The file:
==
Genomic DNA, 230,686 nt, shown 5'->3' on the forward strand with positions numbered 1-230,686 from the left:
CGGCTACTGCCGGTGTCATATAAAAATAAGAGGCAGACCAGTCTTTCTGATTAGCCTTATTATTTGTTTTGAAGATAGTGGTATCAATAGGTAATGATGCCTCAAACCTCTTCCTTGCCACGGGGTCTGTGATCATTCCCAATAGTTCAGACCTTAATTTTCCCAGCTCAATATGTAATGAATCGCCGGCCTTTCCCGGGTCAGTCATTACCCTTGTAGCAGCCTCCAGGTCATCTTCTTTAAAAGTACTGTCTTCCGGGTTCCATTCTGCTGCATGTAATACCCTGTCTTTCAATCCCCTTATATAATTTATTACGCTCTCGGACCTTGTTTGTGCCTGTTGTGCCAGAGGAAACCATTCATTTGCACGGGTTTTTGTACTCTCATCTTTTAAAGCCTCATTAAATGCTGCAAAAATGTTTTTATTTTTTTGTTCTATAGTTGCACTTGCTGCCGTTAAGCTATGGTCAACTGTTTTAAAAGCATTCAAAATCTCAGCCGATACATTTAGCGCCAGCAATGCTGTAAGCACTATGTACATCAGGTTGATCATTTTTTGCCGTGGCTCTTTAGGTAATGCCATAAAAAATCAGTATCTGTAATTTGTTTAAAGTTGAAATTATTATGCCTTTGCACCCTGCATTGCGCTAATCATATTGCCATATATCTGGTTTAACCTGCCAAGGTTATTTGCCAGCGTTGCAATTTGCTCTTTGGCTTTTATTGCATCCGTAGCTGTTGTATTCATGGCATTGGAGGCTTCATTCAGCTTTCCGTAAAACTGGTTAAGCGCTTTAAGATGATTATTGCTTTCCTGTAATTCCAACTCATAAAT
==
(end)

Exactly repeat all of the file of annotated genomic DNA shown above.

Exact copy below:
Genomic DNA, 230,686 nt, shown 5'->3' on the forward strand with positions numbered 1-230,686 from the left:
CGGCTACTGCCGGTGTCATATAAAAATAAGAGGCAGACCAGTCTTTCTGATTAGCCTTATTATTTGTTTTGAAGATAGTGGTATCAATAGGTAATGATGCCTCAAACCTCTTCCTTGCCACGGGGTCTGTGATCATTCCCAATAGTTCAGACCTTAATTTTCCCAGCTCAATATGTAATGAATCGCCGGCCTTTCCCGGGTCAGTCATTACCCTTGTAGCAGCCTCCAGGTCATCTTCTTTAAAAGTACTGTCTTCCGGGTTCCATTCTGCTGCATGTAATACCCTGTCTTTCAATCCCCTTATATAATTTATTACGCTCTCGGACCTTGTTTGTGCCTGTTGTGCCAGAGGAAACCATTCATTTGCACGGGTTTTTGTACTCTCATCTTTTAAAGCCTCATTAAATGCTGCAAAAATGTTTTTATTTTTTTGTTCTATAGTTGCACTTGCTGCCGTTAAGCTATGGTCAACTGTTTTAAAAGCATTCAAAATCTCAGCCGATACATTTAGCGCCAGCAATGCTGTAAGCACTATGTACATCAGGTTGATCATTTTTTGCCGTGGCTCTTTAGGTAATGCCATAAAAAATCAGTATCTGTAATTTGTTTAAAGTTGAAATTATTATGCCTTTGCACCCTGCATTGCGCTAATCATATTGCCATATATCTGGTTTAACCTGCCAAGGTTATTTGCCAGCGTTGCAATTTGCTCTTTGGCTTTTATTGCATCCGTAGCTGTTGTATTCATGGCATTGGAGGCTTCATTCAGCTTTCCGTAAAACTGGTTAAGCGCTTTAAGATGATTATTGCTTTCCTGTAATTCCAACTCATAAAT